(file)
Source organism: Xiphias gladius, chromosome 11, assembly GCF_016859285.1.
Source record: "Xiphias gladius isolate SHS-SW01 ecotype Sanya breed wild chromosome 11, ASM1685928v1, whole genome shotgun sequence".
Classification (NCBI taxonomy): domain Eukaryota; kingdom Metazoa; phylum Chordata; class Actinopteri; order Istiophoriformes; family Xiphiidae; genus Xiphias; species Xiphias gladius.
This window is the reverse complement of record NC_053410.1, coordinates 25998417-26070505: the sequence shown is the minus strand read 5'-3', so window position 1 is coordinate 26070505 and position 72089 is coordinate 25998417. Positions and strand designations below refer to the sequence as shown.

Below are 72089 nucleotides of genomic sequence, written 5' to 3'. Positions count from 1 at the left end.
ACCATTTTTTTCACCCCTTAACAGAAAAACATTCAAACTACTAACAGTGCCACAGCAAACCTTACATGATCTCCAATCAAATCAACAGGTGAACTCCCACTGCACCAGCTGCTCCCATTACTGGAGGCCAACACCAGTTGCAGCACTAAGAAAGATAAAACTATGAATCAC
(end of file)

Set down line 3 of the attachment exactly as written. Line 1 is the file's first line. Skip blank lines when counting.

Classification (NCBI taxonomy): domain Eukaryota; kingdom Metazoa; phylum Chordata; class Actinopteri; order Istiophoriformes; family Xiphiidae; genus Xiphias; species Xiphias gladius.